by Colson Whitehead
Dallas Morning News
14 October 2011
Zone One, Colson Whitehead’s fifth novel, is a beautifully written tragi-comic cultural critique about New York, disaster and America’s living dead.
Whitehead imagines that a plague has scrambled the planet’s inhabitants into groups of survivors, “skels” (voracious, flesh-eating zombies) and “stragglers” (also infected, but stalled catatonically, as if their hard-driven neural webs needed reloading). Encamped like pioneers, the uninfected kill off zombies while re-establishing civil order and national governments. America’s recalibration is managed from Buffalo, the new capital, where the nation’s rebirth is marketed as “American Phoenix.” The survivors call themselves “pheenies,” and they struggle with the new order and with post-apocalyptic stress disorder, or PASD.
|George Romero's Night of the Living Dead (1968)|
Marines have taken lower Manhattan, walling it off from northern neighborhoods and cleansing it of free-range skels. Whitehead’s protagonist, Mark Spitz, is among the warriors enlisted from the camps to patrol the area, taking out any remaining zombies wandering the underground, locked in office buildings, trapped in basements, listless in high-rise apartments or waiting in curio shops.
“Zone One” is the area south of Houston Street. Little Italy, Chinatown, The Lower East Side, TriBeCa, The Bowery, Wall Street: Mark Spitz marches along the zone’s perpendicular and incongruous pathways, all streets curving and running eventually toward Battery Park and original Dutch foothold.
Covering three consecutive days, Whitehead’s novel shuttles between Spitz’s past, before and during the zombies’ rise, and his present among them. Though he’d always been a mediocre every-dude, battling the undead enlivens him, supercharging his survival and killer instincts. His name signals an American Olympian masculine myth. Yet “Mark Spitz” is also a joke about black people and swimming.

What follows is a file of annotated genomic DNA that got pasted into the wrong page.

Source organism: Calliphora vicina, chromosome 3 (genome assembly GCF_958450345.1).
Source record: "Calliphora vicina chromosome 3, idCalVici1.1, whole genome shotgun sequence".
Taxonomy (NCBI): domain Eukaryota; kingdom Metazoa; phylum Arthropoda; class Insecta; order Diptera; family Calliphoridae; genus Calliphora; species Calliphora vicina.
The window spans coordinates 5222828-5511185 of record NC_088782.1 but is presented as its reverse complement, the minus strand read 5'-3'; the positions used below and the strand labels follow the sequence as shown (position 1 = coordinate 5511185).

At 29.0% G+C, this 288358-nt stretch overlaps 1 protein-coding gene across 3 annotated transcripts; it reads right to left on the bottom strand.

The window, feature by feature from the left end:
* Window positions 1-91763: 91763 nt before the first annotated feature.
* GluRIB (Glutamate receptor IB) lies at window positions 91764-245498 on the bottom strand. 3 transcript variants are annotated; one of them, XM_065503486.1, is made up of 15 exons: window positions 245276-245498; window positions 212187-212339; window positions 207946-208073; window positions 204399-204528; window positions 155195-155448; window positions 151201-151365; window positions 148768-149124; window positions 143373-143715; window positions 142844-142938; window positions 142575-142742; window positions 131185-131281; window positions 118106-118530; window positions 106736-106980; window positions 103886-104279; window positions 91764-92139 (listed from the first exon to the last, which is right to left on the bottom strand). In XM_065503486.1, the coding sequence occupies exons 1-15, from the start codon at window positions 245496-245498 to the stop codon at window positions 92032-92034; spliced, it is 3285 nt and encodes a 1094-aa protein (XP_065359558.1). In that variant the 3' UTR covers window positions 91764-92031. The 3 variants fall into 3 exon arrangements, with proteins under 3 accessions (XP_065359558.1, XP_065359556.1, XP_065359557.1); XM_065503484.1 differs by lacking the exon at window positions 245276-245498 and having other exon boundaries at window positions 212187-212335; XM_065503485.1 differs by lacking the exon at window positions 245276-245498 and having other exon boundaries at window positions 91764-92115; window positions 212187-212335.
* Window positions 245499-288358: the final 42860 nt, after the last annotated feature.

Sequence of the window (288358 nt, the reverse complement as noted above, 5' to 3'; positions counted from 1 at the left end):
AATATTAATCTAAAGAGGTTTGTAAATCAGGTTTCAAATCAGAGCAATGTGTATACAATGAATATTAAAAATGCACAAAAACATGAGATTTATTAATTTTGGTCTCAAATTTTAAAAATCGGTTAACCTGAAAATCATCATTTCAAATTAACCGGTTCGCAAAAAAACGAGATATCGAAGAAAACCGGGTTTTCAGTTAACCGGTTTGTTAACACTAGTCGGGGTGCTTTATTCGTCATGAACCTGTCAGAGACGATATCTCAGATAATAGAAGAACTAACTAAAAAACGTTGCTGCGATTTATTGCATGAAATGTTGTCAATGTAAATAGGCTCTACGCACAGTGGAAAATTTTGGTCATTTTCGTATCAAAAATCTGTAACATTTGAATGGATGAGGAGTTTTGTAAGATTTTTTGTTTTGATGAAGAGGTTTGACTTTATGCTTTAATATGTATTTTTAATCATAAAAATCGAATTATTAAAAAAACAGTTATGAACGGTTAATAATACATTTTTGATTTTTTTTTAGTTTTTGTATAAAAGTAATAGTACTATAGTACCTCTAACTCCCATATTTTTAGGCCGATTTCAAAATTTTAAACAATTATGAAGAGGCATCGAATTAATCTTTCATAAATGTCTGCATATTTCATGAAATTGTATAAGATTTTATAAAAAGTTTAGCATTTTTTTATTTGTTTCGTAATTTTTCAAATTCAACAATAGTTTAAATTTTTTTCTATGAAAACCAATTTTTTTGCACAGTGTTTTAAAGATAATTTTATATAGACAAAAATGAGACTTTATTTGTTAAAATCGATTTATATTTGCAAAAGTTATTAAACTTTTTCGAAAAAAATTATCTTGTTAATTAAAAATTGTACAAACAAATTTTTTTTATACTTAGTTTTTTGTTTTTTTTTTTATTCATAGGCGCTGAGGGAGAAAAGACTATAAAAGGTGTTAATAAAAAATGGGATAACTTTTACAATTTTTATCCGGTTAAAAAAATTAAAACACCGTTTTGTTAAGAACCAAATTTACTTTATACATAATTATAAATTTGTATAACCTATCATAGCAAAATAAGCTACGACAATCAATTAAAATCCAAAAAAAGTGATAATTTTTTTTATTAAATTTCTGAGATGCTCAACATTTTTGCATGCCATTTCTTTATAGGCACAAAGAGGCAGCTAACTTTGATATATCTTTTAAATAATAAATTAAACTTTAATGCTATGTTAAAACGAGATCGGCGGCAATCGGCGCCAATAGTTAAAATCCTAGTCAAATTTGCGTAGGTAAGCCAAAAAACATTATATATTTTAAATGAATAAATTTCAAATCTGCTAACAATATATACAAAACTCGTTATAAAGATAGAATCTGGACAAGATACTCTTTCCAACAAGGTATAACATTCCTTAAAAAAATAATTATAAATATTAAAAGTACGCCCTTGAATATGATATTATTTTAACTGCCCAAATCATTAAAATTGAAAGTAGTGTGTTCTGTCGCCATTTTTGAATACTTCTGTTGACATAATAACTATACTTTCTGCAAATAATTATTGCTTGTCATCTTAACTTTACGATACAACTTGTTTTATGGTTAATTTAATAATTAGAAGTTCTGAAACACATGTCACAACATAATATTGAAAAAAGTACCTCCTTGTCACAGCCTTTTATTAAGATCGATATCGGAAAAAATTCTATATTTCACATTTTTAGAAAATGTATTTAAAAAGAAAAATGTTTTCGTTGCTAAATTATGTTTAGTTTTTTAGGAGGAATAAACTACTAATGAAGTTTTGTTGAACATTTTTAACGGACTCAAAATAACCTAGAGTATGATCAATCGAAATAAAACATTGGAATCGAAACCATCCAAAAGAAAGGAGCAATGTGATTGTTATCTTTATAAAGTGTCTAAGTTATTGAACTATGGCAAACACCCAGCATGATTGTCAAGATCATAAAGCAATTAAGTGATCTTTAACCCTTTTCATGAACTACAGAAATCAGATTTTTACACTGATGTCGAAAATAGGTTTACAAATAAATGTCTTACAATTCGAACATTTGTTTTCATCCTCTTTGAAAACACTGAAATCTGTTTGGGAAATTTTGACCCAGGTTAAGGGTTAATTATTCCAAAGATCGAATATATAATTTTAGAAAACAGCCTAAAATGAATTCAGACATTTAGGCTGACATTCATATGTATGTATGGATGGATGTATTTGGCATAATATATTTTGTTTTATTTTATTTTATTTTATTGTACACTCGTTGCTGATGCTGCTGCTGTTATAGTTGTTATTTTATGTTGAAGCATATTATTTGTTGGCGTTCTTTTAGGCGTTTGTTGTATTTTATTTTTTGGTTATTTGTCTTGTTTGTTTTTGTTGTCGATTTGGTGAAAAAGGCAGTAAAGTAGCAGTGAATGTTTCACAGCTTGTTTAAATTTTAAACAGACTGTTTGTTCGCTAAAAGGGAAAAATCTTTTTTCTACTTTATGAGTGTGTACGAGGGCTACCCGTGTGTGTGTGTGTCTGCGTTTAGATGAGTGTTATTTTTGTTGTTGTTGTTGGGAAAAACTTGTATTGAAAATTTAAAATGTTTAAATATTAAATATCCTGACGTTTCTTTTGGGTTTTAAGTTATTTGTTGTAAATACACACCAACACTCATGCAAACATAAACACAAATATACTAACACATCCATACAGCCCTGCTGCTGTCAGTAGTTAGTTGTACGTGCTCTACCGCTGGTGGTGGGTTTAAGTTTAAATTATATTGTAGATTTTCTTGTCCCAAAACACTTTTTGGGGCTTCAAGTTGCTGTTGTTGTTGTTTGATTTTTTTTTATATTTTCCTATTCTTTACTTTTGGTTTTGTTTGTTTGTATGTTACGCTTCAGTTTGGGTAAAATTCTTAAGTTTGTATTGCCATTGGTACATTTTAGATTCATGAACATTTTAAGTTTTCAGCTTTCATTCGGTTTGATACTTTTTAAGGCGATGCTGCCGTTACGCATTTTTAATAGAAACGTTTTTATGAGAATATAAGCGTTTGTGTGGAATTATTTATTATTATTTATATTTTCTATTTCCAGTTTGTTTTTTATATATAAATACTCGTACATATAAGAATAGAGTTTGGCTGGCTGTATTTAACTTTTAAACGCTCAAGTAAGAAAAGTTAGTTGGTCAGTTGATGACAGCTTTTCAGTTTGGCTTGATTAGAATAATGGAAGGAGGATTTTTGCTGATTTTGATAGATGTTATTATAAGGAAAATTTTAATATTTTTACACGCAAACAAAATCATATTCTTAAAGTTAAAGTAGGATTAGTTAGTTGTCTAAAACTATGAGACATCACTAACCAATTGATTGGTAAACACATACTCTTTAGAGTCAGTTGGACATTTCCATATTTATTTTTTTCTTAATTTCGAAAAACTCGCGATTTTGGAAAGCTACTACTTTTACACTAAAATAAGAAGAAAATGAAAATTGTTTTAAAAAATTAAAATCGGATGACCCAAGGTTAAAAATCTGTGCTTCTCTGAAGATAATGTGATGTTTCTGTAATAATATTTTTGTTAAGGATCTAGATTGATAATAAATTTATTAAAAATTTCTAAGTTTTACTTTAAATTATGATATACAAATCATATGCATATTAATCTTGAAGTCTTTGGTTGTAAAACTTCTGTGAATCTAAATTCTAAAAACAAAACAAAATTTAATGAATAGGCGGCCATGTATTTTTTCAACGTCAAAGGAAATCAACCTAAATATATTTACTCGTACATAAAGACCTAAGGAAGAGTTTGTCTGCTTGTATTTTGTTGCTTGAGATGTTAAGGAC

Whitehead improvises humorously and poignantly on some favored themes — advertising and marketing language; names and naming; reverence for the city’s machinations — through the protagonist.
Reminding himself of New York’s prowess for re-creating itself, Spitz exclaims, “Inevitability was mayor term after term. … In every neighborhood the imperfect in their fashion awaited the wrecking ball and their bones were melted down to help their replacements surpass them, steel into steel. The new buildings in wave upon wave drew themselves out of rubble, shaking off the past like immigrants. The addresses remained the same and so did the flawed philosophies. It wasn’t anyplace else. It was New York City.”
In an example of Whitehead’s wordplay, it’s the survivors’ yearning for the safe, enabling mythologies of the past, their sentimentalizing the past, that seems to incite their PASD.
Because Zone One is both New York’s birthplace and its original necropolis (from the African Burial Grounds to the World Trade Center Memorial), it’s hard not to read Whitehead’s geography and genre-play allegorically: It’s about border fences, terrorism, war, breached levees, financial collapse and our present zombification, accustomed as we’ve become to consuming the status quo’s poisons.
Zone One is paean and protest.